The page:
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How food stamps work And how they don’t. by Wendy Heiges, photo by Joel Salcido “SNAP saved us.” Sarah O’Brien uses seeds supplied by the Supplemental Nutrition Assistance Program (SNAP), formerly known as food stamps, to grow food for her family. More than 280,000 Central Texans are enrolled in SNAP—though many more are eligible. For everyone who is enrolled, SNAP provides a vital nutrition safety net for people struggling against food insecurity, In the O’Brien’s case, SNAP supplements their diet and budget as they cope with serious health problems. Sarah’s medical issues left her bedridden until recently, and though her partner Wayne’s lung cancer is in remission, he’s disabled and needs further surgery. Neither has health insurance, and affording medication is a struggle. And yet Sarah never gives in. She says, “The smallest victories in those garden beds represent the tenacity of life.” After approval, the SNAP user receives a Lone Star Card to purchase groceries at the cash register. Pre-loaded with benefits on a monthly basis, it works much like a plastic debit card. Sarah sometimes feels using her Lone Star Card to buy a few organic items provokes skepticism about her needs. But not everyone can have a garden. Many SNAP users live in urban and rural “food deserts” with few stores stocking fresh produce and healthy food; they turn to corner stores where nutritious food is limited or nonexistent. Families resort to buying cheap, nutrient-deficient food high in fat and calories, which contributes to high rates of adult and child obesity. Many people simply go without. Unfortunately, more than 250,000 eligible Central Texans don’t receive SNAP benefits, according to Capital Area Food Bank. Further, federal and state budget cuts threaten the program’s capacity to feed more hungry Texans in a state with one of the highest rates of child hunger and poverty. “The smallest victories in those garden beds represent the tenacity of life.” SNAP is broken The federal government pays 100 percent of SNAP benefits and shares administrative costs with states. In Texas, SNAP is administered by the Health and Human Services Commission, which determines eligibility based on family size, income and other criteria. The application process can require multiple visits to a state office, often a challenge for older adults and people without transportation. And Texas’ finger-imaging requirement, which finally was repealed this past legislative session, deterred people who feared being stigmatized by a procedure they associate with criminals. 28 You can help LEARN MORE by calling the 2-1-1 Helpline, a resource for SNAP information and referrals specific to Central Texas communities. DONATE to Capital Area Food Bank and Catholic Charities, which offer community outreach programs and application assistance. CALL your federal and state legislators to urge protection of SNAP’s funding. SUPPORT local food pantries with donations and volunteering. GivingCity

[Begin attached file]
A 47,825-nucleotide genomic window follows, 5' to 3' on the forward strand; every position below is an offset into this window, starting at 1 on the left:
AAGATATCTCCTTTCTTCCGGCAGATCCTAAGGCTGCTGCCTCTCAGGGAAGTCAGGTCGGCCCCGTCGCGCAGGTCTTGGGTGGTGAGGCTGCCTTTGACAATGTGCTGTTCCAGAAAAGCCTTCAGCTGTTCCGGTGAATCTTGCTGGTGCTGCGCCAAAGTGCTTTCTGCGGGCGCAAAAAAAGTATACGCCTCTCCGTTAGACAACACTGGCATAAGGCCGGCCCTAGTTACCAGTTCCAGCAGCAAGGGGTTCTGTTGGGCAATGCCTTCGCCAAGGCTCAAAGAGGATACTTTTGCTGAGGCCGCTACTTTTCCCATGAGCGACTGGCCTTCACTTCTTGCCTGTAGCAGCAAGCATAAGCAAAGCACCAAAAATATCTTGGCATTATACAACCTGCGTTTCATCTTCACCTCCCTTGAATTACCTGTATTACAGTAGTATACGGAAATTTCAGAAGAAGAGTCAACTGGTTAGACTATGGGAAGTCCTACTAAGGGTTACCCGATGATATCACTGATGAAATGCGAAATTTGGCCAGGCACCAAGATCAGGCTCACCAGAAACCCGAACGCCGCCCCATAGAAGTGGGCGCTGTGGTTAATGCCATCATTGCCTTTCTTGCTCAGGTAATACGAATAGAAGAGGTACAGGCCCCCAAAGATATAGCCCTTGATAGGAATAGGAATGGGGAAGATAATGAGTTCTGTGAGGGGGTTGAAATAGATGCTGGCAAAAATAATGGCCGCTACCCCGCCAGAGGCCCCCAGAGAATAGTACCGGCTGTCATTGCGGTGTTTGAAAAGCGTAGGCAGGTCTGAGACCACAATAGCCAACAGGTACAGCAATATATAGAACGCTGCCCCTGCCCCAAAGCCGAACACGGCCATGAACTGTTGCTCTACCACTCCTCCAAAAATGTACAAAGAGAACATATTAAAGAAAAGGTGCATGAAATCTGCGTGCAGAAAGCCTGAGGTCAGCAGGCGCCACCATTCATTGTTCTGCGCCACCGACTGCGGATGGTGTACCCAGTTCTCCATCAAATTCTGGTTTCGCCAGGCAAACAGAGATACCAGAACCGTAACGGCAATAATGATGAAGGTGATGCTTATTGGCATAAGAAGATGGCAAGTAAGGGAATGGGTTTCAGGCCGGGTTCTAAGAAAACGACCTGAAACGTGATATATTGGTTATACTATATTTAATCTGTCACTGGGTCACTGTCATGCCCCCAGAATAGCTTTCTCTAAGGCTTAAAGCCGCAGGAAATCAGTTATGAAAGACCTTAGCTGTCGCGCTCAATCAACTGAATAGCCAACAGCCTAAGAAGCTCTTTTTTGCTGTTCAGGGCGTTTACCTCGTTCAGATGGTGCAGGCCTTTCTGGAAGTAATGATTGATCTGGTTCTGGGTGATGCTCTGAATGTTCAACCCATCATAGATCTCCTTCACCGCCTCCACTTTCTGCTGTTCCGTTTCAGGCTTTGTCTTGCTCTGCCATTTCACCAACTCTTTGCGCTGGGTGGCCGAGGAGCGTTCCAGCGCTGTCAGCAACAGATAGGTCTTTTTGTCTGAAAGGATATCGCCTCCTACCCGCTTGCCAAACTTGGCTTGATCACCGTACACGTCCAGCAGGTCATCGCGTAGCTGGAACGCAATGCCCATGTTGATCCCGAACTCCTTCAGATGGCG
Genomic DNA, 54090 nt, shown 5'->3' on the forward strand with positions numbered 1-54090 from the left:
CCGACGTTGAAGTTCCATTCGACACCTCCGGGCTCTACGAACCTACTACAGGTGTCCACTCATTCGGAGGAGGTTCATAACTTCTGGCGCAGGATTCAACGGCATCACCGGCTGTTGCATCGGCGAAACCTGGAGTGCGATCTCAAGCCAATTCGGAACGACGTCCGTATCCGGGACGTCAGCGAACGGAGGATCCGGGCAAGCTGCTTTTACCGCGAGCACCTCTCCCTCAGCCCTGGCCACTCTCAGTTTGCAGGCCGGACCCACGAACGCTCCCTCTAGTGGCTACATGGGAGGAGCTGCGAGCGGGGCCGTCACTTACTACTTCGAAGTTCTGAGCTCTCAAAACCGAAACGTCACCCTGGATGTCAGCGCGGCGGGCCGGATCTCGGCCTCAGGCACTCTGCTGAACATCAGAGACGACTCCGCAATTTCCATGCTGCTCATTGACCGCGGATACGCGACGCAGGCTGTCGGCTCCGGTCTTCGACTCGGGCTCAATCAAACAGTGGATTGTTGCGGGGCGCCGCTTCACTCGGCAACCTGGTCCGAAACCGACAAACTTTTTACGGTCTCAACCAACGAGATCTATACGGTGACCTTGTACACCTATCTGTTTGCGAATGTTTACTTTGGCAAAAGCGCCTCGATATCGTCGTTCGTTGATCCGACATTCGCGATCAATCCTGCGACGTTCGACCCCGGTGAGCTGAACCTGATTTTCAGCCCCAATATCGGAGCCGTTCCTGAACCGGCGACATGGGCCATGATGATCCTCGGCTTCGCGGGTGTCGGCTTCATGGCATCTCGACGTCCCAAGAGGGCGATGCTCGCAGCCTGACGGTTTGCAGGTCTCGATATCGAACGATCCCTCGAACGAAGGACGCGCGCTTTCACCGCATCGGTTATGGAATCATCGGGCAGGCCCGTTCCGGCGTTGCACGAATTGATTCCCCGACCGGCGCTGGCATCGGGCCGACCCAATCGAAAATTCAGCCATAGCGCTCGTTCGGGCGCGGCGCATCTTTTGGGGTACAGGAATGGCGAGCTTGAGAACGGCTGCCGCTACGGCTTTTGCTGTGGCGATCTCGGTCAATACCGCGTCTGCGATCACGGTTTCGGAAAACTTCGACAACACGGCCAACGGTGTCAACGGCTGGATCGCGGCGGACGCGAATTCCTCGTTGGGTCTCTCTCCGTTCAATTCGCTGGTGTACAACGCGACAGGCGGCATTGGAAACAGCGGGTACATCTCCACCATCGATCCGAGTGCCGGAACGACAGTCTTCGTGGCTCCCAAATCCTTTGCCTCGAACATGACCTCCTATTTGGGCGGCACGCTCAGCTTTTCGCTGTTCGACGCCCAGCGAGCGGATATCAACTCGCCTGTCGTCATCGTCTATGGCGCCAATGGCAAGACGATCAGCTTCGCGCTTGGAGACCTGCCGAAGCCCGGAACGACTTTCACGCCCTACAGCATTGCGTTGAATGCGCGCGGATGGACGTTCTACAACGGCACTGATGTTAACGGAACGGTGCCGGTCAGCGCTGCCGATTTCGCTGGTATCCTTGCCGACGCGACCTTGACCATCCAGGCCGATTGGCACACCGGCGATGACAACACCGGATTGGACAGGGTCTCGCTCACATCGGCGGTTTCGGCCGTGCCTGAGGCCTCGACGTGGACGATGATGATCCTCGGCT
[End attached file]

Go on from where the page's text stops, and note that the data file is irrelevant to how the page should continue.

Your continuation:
GivingCity Austin Summer 2011

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